Homeless Story

Ashkan came to Solace this morning, exhausted and a bit dishevelled. We hadn’t seen him for over two years. We weren’t expecting him, but that’s how it is. He was feeling suicidal after another night sleeping in the park down the road. ‘I wake up feeling stressed and confused. I wish God would help me and give me a chance in life. I have nowhere to go – no house, no family, no money, no job’.

Ashkan isn’t allowed to work. It’s one of the conditions the Home Office imposes on him or he risks being fined up to £5,000 or being sent to prison up to six months. Like other destitute asylum seekers, he has no source of income, so he wouldn’t be able to pay the fine.

Another condition imposed on Ashkan is that he must live at ‘no fixed abode’. Sometimes he sleeps on the sofa at a friend’s house but his friend is in a precarious position as well and has very little money. The friend insists he pays £5 into the metre to take a shower - money he doesn’t have very often unless someone gives him some.
‘The last shower I had was a week ago. Sometimes I smell bad’. It’s the same problem with clothes. He only has the ones he’s wearing, including his trousers which are too big for him.
Food is a problem, too. Sometimes he doesn’t eat at all. If he gets given some money then he can eat. ‘Yesterday I had one egg and some bread’.
On Tuesday night, I woke up under a bush in the park after a couple of hours sleep. ‘I asked God, what am I doing?’ Two or three hours is as good as it gets for a ‘night’s’ sleep in the park. Sometimes I come across a drunk pissing in the bushes. They have never pissed on me but sometimes I get kicked when I am asleep.’
Occasionally, Ashkan bumps into Ahmed, a barefooted Egyptian, in the middle of the night in the park. He sleeps rough, too. ‘Don’t give up’, he says to me.
Ashkan is 32 now and has lived in the UK for eleven years. He was an asylum seeker who received £35 vouchers for basics and a roof over his head, but after losing his appeal to become a refugee, he was left destitute in January 2014. Up until that point, the Home Office sent him first to Leeds and then Barnsley.
‘The last year and a half has been a bad time for me. I’m getting more stressed and depressed. Sometimes I hate myself’. Ashkan wanted to say more, but he lost his train of thought and his eyes glazed over – ‘My brain isn’t working properly. I can’t think straight. I’m exhausted’.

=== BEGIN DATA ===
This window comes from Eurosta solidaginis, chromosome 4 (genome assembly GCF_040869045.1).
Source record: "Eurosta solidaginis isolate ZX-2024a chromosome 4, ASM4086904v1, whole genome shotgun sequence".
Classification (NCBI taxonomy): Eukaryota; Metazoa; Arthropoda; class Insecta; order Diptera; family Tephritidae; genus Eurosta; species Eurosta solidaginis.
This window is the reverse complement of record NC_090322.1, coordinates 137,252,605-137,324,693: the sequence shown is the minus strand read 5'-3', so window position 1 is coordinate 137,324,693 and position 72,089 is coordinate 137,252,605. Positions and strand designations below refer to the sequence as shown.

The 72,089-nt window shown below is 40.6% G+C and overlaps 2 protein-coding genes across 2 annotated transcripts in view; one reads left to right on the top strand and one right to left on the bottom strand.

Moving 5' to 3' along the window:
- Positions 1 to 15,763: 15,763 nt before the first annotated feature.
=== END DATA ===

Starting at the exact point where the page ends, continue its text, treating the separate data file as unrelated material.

So why, when life is so desperate, doesn’t he just return to Iran? ‘Because they will kill me’, he says with no hesitation. ‘The Home Office don’t believe me, but I know it’s true. Why would I live like this if it was safe for me to return?
It all began about 15 years ago when he met and fell in love with a girl he met in Tehran. Ashkan was working in a supermarket at the time and life was good. He was from an ordinary family who weren’t ambitious. His girlfriend, on the other hand, was from a high status family. Her father was a powerful mover and shaker in the Iranian regime and knew nothing about the relationship between his daughter and Ashkan.
For three years, the whole thing was kept secret until one day they managed to find some time together alone in his parents’ house and his girlfriend became pregnant.
Ashkan was working in the supermarket when the Police arrived to take him away for questioning about the relationship. Had his grandmother not bailed him out, that would have been the end for him. He knew he wasn’t safe because he had cast shame on a powerful man’s family, so he escaped to Turkey and from there moved on to the UK.
How does he know he would have been tortured or killed or both? ‘My family had lots of problems after I left constantly wanting to know where I was. My cousin called me about five years ago to tell me they had tortured my brother because of me, wanting to know where I was. My family have disowned me now because of the trouble I have caused.’
The Home Office and immigration judges don’t believe any of this and presumably think his life would not be under threat if he went back to Iran, but it is hard to understand why anyone would choose to be homeless, sleeping in a park, if there are better options available.
‘I loved that girl too much and she loved me. We only slept together once. I was 19 and she was 18.’
When it rains, Ashkan sleeps under a bridge or in the bushes in the park. ‘I wake up all the time because it is cold, even in the Summer. I wake up feeling stressed and confused. Sometimes I go for a walk in the middle of the night to warm up. I can’t carry on like this’.

You can help people like Ashkan by donating to Solace using the Justgiving link on the right hand side of this post.